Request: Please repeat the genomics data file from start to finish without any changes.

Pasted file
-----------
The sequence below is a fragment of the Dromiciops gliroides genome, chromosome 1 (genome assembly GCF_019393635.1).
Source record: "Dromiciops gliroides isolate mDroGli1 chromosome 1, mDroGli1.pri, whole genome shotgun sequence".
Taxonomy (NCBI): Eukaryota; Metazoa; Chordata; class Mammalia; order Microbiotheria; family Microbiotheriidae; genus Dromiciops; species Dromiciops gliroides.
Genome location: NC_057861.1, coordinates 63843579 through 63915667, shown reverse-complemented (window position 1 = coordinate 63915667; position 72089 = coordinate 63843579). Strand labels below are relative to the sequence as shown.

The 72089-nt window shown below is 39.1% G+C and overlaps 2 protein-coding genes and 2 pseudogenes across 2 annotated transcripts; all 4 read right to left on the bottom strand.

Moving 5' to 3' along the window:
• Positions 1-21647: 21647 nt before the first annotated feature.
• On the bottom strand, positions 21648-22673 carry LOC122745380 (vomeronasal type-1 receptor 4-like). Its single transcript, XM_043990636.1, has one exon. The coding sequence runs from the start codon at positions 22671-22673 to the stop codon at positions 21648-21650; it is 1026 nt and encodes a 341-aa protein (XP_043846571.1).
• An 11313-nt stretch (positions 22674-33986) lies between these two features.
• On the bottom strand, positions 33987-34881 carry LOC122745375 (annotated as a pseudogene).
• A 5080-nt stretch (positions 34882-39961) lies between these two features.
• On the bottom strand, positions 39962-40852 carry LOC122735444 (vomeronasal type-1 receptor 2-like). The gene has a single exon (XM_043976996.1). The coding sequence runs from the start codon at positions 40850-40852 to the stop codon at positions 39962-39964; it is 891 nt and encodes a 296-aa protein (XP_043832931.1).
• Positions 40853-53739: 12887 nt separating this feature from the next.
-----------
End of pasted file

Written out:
The sequence below is a fragment of the Dromiciops gliroides genome, chromosome 1 (genome assembly GCF_019393635.1).
Source record: "Dromiciops gliroides isolate mDroGli1 chromosome 1, mDroGli1.pri, whole genome shotgun sequence".
Taxonomy (NCBI): Eukaryota; Metazoa; Chordata; class Mammalia; order Microbiotheria; family Microbiotheriidae; genus Dromiciops; species Dromiciops gliroides.
Genome location: NC_057861.1, coordinates 63843579 through 63915667, shown reverse-complemented (window position 1 = coordinate 63915667; position 72089 = coordinate 63843579). Strand labels below are relative to the sequence as shown.

The 72089-nt window shown below is 39.1% G+C and overlaps 2 protein-coding genes and 2 pseudogenes across 2 annotated transcripts; all 4 read right to left on the bottom strand.

Moving 5' to 3' along the window:
• Positions 1-21647: 21647 nt before the first annotated feature.
• On the bottom strand, positions 21648-22673 carry LOC122745380 (vomeronasal type-1 receptor 4-like). Its single transcript, XM_043990636.1, has one exon. The coding sequence runs from the start codon at positions 22671-22673 to the stop codon at positions 21648-21650; it is 1026 nt and encodes a 341-aa protein (XP_043846571.1).
• An 11313-nt stretch (positions 22674-33986) lies between these two features.
• On the bottom strand, positions 33987-34881 carry LOC122745375 (annotated as a pseudogene).
• A 5080-nt stretch (positions 34882-39961) lies between these two features.
• On the bottom strand, positions 39962-40852 carry LOC122735444 (vomeronasal type-1 receptor 2-like). The gene has a single exon (XM_043976996.1). The coding sequence runs from the start codon at positions 40850-40852 to the stop codon at positions 39962-39964; it is 891 nt and encodes a 296-aa protein (XP_043832931.1).
• Positions 40853-53739: 12887 nt separating this feature from the next.